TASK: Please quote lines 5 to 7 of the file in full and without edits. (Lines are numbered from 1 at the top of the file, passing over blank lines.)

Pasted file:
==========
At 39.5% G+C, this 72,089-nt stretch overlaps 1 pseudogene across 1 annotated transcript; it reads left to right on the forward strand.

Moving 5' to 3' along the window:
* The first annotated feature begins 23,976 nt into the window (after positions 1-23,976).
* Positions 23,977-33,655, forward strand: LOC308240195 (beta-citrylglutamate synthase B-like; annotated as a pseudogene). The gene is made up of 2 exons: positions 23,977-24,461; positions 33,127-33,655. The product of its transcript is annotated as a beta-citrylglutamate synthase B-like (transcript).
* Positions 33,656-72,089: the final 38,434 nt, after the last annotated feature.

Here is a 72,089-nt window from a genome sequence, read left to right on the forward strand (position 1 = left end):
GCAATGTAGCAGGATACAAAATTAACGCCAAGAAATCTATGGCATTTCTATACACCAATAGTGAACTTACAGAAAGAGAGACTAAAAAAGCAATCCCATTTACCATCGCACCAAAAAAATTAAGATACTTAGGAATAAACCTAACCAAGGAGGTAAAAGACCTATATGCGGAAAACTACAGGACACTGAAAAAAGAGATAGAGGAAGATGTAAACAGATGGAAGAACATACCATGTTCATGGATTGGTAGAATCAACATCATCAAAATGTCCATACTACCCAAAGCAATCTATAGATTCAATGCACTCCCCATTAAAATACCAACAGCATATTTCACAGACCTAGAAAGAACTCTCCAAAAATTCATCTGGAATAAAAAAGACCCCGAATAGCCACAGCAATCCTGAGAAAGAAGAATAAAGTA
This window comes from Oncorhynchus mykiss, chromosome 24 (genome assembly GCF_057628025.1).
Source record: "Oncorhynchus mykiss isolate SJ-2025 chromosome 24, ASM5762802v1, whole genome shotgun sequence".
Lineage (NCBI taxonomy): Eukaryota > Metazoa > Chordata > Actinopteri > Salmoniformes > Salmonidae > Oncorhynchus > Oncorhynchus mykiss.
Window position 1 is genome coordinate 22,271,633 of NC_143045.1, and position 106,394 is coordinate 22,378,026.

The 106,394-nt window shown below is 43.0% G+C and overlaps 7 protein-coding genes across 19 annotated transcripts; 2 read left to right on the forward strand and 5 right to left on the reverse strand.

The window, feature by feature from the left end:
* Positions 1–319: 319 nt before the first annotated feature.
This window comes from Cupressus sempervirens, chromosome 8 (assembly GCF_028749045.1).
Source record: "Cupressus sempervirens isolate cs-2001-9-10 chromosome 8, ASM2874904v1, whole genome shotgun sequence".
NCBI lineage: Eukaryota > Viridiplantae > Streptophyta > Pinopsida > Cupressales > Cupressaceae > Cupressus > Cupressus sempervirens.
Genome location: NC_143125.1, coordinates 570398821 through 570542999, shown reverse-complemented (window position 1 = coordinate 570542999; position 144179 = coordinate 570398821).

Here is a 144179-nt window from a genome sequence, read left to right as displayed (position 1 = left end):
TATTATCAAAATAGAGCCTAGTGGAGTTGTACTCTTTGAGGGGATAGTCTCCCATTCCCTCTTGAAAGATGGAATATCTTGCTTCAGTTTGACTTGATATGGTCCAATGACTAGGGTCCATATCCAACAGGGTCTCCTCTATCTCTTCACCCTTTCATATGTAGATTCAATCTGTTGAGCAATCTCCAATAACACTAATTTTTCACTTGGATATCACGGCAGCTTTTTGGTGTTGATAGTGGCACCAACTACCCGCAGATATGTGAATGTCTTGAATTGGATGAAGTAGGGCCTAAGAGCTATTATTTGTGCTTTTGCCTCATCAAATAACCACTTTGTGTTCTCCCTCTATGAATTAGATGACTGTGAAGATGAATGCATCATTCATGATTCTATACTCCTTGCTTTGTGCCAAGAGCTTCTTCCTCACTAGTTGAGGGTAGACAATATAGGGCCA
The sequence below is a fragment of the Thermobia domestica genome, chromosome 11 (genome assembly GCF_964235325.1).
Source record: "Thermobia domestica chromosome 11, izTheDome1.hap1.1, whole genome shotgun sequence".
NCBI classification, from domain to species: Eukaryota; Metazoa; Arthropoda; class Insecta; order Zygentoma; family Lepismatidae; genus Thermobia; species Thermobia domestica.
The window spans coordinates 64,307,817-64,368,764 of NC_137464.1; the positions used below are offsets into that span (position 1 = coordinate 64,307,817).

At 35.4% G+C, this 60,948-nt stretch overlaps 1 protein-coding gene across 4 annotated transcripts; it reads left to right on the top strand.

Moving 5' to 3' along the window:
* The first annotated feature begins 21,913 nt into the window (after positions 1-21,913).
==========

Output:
* Positions 33,656-72,089: the final 38,434 nt, after the last annotated feature.

Here is a 72,089-nt window from a genome sequence, read left to right on the forward strand (position 1 = left end):
GCAATGTAGCAGGATACAAAATTAACGCCAAGAAATCTATGGCATTTCTATACACCAATAGTGAACTTACAGAAAGAGAGACTAAAAAAGCAATCCCATTTACCATCGCACCAAAAAAATTAAGATACTTAGGAATAAACCTAACCAAGGAGGTAAAAGACCTATATGCGGAAAACTACAGGACACTGAAAAAAGAGATAGAGGAAGATGTAAACAGATGGAAGAACATACCATGTTCATGGATTGGTAGAATCAACATCATCAAAATGTCCATACTACCCAAAGCAATCTATAGATTCAATGCACTCCCCATTAAAATACCAACAGCATATTTCACAGACCTAGAAAGAACTCTCCAAAAATTCATCTGGAATAAAAAAGACCCCGAATAGCCACAGCAATCCTGAGAAAGAAGAATAAAGTA